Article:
“Back to school” may be one of the most dreaded phrases for students of any age – and with good reason. The end of summer means trading in magazines for textbooks, and typing out lecture notes instead of texting friends about beach plans. As college students, we're in our last few years of hearing this phrase, so why not make the most of this time of year and get a head start on making the grade? Whether you're an incoming freshman or going into your senior year, read on for advice and tools that'll make that first month of classes a bit easier.
1. Plan ahead:
Make recording assignments that much nicer by jotting them down in a stylish planner, like this one from Vera Bradley. Somehow, that reminder to study for biology becomes much less threatening inside a pretty patterned agenda. Two other stylish options are the color-a-month Moleskine.
2. Find a study buddy:
Remember that making friends isn't just important for your social life. It can help your grades, too. “Get a study partner or group that meets on a weekly or bi-weekly basis to talk through material,” advises Dr. Jennifer Durham, professor at Adelphi University on Long Island. Head to your school's tutoring or career center for guidance on meeting up with other students or ask your professor to set up a group of students who are interested in meeting outside of class.
3. Make a Spark:
Spark Charts are super popular among high school students studying for advanced placement exams or the SATs, but they also make great review guides for college classes. These foldable sheets have info printed on the front and back so you can review in a hurry or throw the sheets in your bag to study in between classes. Categories range from medical and business, to psychology and law, and you can download them from the site or buy them at the bookstore.
4. Shop classes:
“Find out what other students who have previously had your professors have to say about how to get a good grade,” says Jennifer. Most importantly, if you don't like a class or know you won't learn from a professor's teaching style, drop it and add another if you can. If you aren't motivated to do well by the second or third week of class, it probablyisn't going to happen.
5. Stick it on:
Forgetful student, meet your new best friend: the Post-it note. Jot down reminders for anything from grocery shopping (on the refrigerator or cabinet doors) and laundry (on your closet or dresser) to your professor's office hours on the front of a binder, so important info is right at your fingertips. Leave them on your desk, dorm room door, alarm clock, notebook, computer... wherever. Plus, throwing them out when you complete an assignment can feel incredibly rewarding. Check out the line of shaped sticky notes here.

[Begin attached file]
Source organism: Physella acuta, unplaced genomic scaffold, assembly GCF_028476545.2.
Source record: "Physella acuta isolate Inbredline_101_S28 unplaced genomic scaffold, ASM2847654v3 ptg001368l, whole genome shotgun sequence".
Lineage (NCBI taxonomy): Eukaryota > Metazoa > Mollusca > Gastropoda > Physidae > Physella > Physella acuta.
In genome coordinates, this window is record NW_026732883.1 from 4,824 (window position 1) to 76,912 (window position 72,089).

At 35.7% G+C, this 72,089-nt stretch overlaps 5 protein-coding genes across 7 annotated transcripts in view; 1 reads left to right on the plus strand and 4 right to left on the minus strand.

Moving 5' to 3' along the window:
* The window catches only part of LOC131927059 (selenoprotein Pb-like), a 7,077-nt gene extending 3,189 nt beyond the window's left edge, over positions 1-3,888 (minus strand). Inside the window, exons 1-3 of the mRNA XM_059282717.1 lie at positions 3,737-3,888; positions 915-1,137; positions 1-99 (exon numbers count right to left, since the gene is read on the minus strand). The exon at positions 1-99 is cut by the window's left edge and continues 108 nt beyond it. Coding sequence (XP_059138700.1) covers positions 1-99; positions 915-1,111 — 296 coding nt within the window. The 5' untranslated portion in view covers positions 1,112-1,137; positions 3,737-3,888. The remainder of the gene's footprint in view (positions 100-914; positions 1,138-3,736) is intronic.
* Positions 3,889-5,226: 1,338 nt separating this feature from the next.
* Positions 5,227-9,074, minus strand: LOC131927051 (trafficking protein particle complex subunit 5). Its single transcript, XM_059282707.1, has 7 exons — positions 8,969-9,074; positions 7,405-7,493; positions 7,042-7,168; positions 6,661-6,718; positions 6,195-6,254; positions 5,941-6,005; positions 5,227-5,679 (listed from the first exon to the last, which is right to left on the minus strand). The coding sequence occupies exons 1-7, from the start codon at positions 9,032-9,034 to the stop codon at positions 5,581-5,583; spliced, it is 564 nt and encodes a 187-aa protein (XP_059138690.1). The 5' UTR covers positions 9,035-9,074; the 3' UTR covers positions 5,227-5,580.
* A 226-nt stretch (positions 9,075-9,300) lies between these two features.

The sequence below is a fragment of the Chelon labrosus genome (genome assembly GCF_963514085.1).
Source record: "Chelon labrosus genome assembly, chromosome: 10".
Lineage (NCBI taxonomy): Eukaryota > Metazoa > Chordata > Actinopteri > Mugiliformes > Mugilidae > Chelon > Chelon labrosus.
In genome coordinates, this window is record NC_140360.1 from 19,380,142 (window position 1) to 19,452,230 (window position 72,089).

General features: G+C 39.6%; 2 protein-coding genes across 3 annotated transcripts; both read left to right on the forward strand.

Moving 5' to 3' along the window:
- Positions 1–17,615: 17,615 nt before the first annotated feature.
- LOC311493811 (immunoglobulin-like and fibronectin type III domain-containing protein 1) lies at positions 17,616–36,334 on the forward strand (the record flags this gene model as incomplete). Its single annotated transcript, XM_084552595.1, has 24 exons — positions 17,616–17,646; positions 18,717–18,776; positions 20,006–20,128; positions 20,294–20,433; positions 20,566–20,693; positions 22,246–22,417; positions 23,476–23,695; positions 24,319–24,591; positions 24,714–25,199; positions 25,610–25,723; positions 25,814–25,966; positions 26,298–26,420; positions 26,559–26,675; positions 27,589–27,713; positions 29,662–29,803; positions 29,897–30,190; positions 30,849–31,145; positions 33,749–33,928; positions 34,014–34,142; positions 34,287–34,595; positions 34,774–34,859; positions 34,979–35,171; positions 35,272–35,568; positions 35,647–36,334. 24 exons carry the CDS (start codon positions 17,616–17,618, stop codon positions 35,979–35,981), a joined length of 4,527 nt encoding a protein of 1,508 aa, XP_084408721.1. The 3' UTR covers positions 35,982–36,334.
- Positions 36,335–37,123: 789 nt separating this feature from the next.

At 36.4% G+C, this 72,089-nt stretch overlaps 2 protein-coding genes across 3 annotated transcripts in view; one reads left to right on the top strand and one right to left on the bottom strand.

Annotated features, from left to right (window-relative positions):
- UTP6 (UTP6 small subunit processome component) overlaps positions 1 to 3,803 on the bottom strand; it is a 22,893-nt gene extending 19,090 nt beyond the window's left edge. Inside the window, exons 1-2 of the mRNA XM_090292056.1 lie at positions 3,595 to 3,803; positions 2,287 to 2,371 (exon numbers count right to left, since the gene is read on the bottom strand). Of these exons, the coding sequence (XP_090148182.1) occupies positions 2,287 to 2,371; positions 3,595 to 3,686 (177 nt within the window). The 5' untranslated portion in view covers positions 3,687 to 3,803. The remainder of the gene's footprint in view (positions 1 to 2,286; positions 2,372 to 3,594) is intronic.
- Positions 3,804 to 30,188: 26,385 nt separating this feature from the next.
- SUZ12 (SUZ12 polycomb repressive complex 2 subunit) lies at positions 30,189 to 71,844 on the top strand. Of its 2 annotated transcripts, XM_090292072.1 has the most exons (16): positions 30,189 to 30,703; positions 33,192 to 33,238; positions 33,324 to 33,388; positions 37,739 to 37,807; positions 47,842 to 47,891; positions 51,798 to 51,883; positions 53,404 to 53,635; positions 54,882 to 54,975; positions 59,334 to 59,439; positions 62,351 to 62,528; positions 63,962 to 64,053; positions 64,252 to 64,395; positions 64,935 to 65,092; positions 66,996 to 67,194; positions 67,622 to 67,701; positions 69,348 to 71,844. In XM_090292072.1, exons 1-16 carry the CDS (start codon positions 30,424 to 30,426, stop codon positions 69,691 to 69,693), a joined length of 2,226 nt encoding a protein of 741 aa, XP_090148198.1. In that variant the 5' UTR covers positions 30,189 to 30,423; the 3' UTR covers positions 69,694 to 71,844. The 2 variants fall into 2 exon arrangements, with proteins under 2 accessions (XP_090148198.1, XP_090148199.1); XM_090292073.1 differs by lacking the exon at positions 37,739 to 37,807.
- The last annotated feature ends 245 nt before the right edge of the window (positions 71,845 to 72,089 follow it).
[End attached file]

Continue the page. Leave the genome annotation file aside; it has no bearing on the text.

6. Get book smart:
Feeling the strain of hefty book prices? Jennifer offers up this bit of guidance: “Make sure you have access to all of the necessary materials for class. Even if you cannot afford to buy them, get to the library, borrow, beg [and] do what is needed.” But before you do any of that, check out some helpful book buying links and advice here.
7. Customize your calendar:
It's one thing to put up a calendar. It's another to check it on a daily basis. Create a customizable photo calendar with photo sites from Walgreens and CVS or shutterfly.com. Jot down important dates and countdowns underneath pictures of you and your friends and you may find yourself taking a look much more often.
8. One day at a time:
Jennifer's next tip is about studying versus cramming: “Studying involves organizing notes taken during class and reading, and then going over, contemplating, and digesting the material,” she says. “It is best to develop a habit of doing this to avoid cramming and perform better on tests and papers.” Read over your notes from class that day before bed each night so the information stays with you.
9. Go digital:
Many textbooks come with study CD-roms or links to the book's website. Both of these can provide helpful study tools, like chapter outlines and practice quizzes that will make prepping for exams a whole lot easier. So instead of throwing that CD-rom in the back of your drawer, stick it in your laptop and check it out! You paid for it, after all.
10. Make your professors your friends:
Finally, never forget that your classes don't have to stay within the classroom. Frequent professors' office hours to go over material whenever possible and try this tip: “Find a young woman who is at least a year ahead of you who is pursuing a similar course of study and establish a relationship,” says Jennifer. “Find a professor and do the same.” This could give you a head start on finding internships, prepping for future coursework, and making connections that will last beyond graduation.
Whatever year you're going into, take a deep breath, get organized, and have an amazing school year!
Dr. Jennifer Delham, Professor, Adelphi University